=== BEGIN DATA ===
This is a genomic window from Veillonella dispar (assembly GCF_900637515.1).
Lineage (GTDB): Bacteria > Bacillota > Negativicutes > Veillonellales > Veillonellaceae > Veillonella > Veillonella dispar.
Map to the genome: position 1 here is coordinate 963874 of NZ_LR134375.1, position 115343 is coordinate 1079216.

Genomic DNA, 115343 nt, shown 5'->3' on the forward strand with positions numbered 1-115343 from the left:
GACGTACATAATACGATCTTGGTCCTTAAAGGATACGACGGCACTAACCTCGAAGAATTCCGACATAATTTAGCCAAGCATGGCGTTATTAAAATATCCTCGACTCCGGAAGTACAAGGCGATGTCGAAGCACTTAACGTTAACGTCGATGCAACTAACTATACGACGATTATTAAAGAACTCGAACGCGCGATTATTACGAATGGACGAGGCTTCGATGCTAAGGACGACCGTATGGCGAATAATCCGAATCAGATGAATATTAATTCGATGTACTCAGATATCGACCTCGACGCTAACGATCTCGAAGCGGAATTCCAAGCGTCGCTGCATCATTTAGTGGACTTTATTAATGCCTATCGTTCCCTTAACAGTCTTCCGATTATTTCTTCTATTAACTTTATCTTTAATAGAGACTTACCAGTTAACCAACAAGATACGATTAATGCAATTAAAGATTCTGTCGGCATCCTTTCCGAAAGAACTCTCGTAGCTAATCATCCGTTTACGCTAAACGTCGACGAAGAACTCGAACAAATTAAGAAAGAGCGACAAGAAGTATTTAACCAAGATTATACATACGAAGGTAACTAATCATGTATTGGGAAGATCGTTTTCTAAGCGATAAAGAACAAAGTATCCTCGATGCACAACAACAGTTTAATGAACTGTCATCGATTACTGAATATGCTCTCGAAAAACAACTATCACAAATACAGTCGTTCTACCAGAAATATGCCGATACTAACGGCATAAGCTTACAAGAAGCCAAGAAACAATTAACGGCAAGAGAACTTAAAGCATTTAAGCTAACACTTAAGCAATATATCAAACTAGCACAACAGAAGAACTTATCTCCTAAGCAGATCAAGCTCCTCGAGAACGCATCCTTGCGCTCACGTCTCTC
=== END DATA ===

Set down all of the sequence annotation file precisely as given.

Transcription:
This is a genomic window from Veillonella dispar (assembly GCF_900637515.1).
Lineage (GTDB): Bacteria > Bacillota > Negativicutes > Veillonellales > Veillonellaceae > Veillonella > Veillonella dispar.
Map to the genome: position 1 here is coordinate 963874 of NZ_LR134375.1, position 115343 is coordinate 1079216.

Genomic DNA, 115343 nt, shown 5'->3' on the forward strand with positions numbered 1-115343 from the left:
GACGTACATAATACGATCTTGGTCCTTAAAGGATACGACGGCACTAACCTCGAAGAATTCCGACATAATTTAGCCAAGCATGGCGTTATTAAAATATCCTCGACTCCGGAAGTACAAGGCGATGTCGAAGCACTTAACGTTAACGTCGATGCAACTAACTATACGACGATTATTAAAGAACTCGAACGCGCGATTATTACGAATGGACGAGGCTTCGATGCTAAGGACGACCGTATGGCGAATAATCCGAATCAGATGAATATTAATTCGATGTACTCAGATATCGACCTCGACGCTAACGATCTCGAAGCGGAATTCCAAGCGTCGCTGCATCATTTAGTGGACTTTATTAATGCCTATCGTTCCCTTAACAGTCTTCCGATTATTTCTTCTATTAACTTTATCTTTAATAGAGACTTACCAGTTAACCAACAAGATACGATTAATGCAATTAAAGATTCTGTCGGCATCCTTTCCGAAAGAACTCTCGTAGCTAATCATCCGTTTACGCTAAACGTCGACGAAGAACTCGAACAAATTAAGAAAGAGCGACAAGAAGTATTTAACCAAGATTATACATACGAAGGTAACTAATCATGTATTGGGAAGATCGTTTTCTAAGCGATAAAGAACAAAGTATCCTCGATGCACAACAACAGTTTAATGAACTGTCATCGATTACTGAATATGCTCTCGAAAAACAACTATCACAAATACAGTCGTTCTACCAGAAATATGCCGATACTAACGGCATAAGCTTACAAGAAGCCAAGAAACAATTAACGGCAAGAGAACTTAAAGCATTTAAGCTAACACTTAAGCAATATATCAAACTAGCACAACAGAAGAACTTATCTCCTAAGCAGATCAAGCTCCTCGAGAACGCATCCTTGCGCTCACGTCTCTC